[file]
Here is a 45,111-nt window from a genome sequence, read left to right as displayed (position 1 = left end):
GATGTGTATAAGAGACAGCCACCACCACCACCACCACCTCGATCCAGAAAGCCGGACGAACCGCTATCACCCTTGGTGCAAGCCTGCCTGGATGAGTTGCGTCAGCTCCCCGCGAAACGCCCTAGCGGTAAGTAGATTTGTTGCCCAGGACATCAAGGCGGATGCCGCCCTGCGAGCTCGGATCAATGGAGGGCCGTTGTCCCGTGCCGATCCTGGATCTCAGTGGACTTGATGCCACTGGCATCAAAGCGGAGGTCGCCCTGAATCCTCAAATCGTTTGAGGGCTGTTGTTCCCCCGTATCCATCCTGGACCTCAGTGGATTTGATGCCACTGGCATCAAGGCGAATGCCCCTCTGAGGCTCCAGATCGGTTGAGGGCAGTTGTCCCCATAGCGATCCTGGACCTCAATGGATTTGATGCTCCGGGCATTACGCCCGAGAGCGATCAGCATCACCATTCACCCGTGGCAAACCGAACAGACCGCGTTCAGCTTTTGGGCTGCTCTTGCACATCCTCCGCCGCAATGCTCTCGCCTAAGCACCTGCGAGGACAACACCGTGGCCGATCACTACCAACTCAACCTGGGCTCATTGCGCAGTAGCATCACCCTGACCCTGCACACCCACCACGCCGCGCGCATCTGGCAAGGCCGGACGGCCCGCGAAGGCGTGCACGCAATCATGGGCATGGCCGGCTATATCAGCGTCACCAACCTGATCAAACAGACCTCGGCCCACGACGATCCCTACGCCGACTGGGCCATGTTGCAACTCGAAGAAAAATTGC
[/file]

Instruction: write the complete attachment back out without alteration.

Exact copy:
Here is a 45,111-nt window from a genome sequence, read left to right as displayed (position 1 = left end):
GATGTGTATAAGAGACAGCCACCACCACCACCACCACCTCGATCCAGAAAGCCGGACGAACCGCTATCACCCTTGGTGCAAGCCTGCCTGGATGAGTTGCGTCAGCTCCCCGCGAAACGCCCTAGCGGTAAGTAGATTTGTTGCCCAGGACATCAAGGCGGATGCCGCCCTGCGAGCTCGGATCAATGGAGGGCCGTTGTCCCGTGCCGATCCTGGATCTCAGTGGACTTGATGCCACTGGCATCAAAGCGGAGGTCGCCCTGAATCCTCAAATCGTTTGAGGGCTGTTGTTCCCCCGTATCCATCCTGGACCTCAGTGGATTTGATGCCACTGGCATCAAGGCGAATGCCCCTCTGAGGCTCCAGATCGGTTGAGGGCAGTTGTCCCCATAGCGATCCTGGACCTCAATGGATTTGATGCTCCGGGCATTACGCCCGAGAGCGATCAGCATCACCATTCACCCGTGGCAAACCGAACAGACCGCGTTCAGCTTTTGGGCTGCTCTTGCACATCCTCCGCCGCAATGCTCTCGCCTAAGCACCTGCGAGGACAACACCGTGGCCGATCACTACCAACTCAACCTGGGCTCATTGCGCAGTAGCATCACCCTGACCCTGCACACCCACCACGCCGCGCGCATCTGGCAAGGCCGGACGGCCCGCGAAGGCGTGCACGCAATCATGGGCATGGCCGGCTATATCAGCGTCACCAACCTGATCAAACAGACCTCGGCCCACGACGATCCCTACGCCGACTGGGCCATGTTGCAACTCGAAGAAAAATTGC